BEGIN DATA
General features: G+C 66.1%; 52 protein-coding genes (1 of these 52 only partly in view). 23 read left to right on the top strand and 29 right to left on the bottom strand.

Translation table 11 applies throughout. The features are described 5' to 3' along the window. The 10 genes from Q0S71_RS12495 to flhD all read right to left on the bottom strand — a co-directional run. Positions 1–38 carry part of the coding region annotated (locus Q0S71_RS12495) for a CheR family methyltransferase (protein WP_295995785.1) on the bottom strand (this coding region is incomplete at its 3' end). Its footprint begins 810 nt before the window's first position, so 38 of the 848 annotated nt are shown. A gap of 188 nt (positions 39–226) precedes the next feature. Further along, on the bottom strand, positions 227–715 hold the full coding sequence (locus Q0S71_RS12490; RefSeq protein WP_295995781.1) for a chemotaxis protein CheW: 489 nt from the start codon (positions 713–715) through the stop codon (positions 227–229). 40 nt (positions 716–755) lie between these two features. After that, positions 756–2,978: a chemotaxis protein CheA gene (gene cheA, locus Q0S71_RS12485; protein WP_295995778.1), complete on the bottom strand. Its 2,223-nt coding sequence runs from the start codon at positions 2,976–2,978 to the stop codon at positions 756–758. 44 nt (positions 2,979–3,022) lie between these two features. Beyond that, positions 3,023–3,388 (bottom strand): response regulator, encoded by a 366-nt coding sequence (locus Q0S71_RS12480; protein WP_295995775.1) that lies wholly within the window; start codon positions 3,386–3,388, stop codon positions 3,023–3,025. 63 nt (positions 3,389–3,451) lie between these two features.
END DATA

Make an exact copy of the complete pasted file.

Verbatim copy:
General features: G+C 66.1%; 52 protein-coding genes (1 of these 52 only partly in view). 23 read left to right on the top strand and 29 right to left on the bottom strand.

Translation table 11 applies throughout. The features are described 5' to 3' along the window. The 10 genes from Q0S71_RS12495 to flhD all read right to left on the bottom strand — a co-directional run. Positions 1–38 carry part of the coding region annotated (locus Q0S71_RS12495) for a CheR family methyltransferase (protein WP_295995785.1) on the bottom strand (this coding region is incomplete at its 3' end). Its footprint begins 810 nt before the window's first position, so 38 of the 848 annotated nt are shown. A gap of 188 nt (positions 39–226) precedes the next feature. Further along, on the bottom strand, positions 227–715 hold the full coding sequence (locus Q0S71_RS12490; RefSeq protein WP_295995781.1) for a chemotaxis protein CheW: 489 nt from the start codon (positions 713–715) through the stop codon (positions 227–229). 40 nt (positions 716–755) lie between these two features. After that, positions 756–2,978: a chemotaxis protein CheA gene (gene cheA, locus Q0S71_RS12485; protein WP_295995778.1), complete on the bottom strand. Its 2,223-nt coding sequence runs from the start codon at positions 2,976–2,978 to the stop codon at positions 756–758. 44 nt (positions 2,979–3,022) lie between these two features. Beyond that, positions 3,023–3,388 (bottom strand): response regulator, encoded by a 366-nt coding sequence (locus Q0S71_RS12480; protein WP_295995775.1) that lies wholly within the window; start codon positions 3,386–3,388, stop codon positions 3,023–3,025. 63 nt (positions 3,389–3,451) lie between these two features.